“Participation in the workforce is crucial to everyone’s financial and social wellbeing, and for the community and country as a whole. Good hearing health is proven to extend a person’s life, decrease illness, help avoid welfare dependency, and boost the national economy overall,” said Ms Muir.
Download report here www.hcia.com.au/hearing_for_life/
HCIA is the Hearing Care Industry Association. Its vision is to serve the Australian community by facilitating the delivery of world-class hearing healthcare to all Australians. HCIA represents hearing healthcare providers in Australia. Its members fit around 60% of the hearing devices used in Australia, operating at more than 700 locations across the country and employing more than 800 hearing professionals. HCIA aims to better inform policy development; grow awareness of the value of the industry and provide a public voice on hearing related matters. HCIA works closely with government, the public service, the media, other professional bodies, and the public. HCIA’s member organisations operate independently of each other.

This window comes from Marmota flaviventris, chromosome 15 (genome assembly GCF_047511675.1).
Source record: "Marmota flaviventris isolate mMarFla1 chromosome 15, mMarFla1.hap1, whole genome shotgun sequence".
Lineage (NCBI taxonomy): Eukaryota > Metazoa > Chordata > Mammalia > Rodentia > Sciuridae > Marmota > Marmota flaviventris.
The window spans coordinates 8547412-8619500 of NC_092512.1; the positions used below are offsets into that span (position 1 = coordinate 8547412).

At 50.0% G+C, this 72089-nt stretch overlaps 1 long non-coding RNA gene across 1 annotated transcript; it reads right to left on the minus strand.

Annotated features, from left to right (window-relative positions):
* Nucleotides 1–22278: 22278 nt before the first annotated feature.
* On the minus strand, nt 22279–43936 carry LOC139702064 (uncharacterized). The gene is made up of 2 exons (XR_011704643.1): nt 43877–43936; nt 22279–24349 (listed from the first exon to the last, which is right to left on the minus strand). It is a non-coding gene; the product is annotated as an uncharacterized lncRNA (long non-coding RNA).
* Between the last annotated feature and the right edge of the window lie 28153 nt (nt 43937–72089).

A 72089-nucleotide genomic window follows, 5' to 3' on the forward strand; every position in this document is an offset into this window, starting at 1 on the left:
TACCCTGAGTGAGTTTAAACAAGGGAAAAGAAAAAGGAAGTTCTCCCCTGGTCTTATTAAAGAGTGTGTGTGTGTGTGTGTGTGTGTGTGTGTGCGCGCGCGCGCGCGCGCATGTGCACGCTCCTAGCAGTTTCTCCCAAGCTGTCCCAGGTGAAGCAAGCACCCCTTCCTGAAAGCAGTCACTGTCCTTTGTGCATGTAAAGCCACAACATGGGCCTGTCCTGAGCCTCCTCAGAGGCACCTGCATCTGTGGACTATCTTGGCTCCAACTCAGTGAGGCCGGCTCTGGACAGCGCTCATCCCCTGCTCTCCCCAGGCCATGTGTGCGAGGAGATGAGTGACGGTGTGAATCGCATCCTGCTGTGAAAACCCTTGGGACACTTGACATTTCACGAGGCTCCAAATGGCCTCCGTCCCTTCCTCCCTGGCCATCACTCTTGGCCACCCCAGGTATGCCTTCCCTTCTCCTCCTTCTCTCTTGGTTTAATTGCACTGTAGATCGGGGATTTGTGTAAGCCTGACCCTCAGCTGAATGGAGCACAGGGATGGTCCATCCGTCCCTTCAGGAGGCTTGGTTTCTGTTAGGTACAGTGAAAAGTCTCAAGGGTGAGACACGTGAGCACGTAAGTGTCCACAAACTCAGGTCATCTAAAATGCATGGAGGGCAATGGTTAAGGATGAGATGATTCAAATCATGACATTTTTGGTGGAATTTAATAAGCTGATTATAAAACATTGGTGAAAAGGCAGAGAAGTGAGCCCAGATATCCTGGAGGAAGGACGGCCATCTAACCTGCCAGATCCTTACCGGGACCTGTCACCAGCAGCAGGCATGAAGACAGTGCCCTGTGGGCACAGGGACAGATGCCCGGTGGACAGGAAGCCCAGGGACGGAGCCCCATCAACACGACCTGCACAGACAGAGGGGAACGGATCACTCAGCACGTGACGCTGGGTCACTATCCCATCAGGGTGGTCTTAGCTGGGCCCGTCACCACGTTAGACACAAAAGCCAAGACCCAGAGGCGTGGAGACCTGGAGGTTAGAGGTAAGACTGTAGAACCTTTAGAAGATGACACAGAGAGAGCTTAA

1 Australians who earn less than $37,000 per annum – ATO definition
2 Ibid – page 23
3 Roadmap for Hearing Health – Hearing Health Sector Committee
4 HCIA 2020, Hearing for Life – The value of hearing services for vulnerable Australians (prepared with assistance from Deloitte Access Economics, Canberra). Calculation includes direct financial costs, and the value of the wellbeing impact of hearing loss.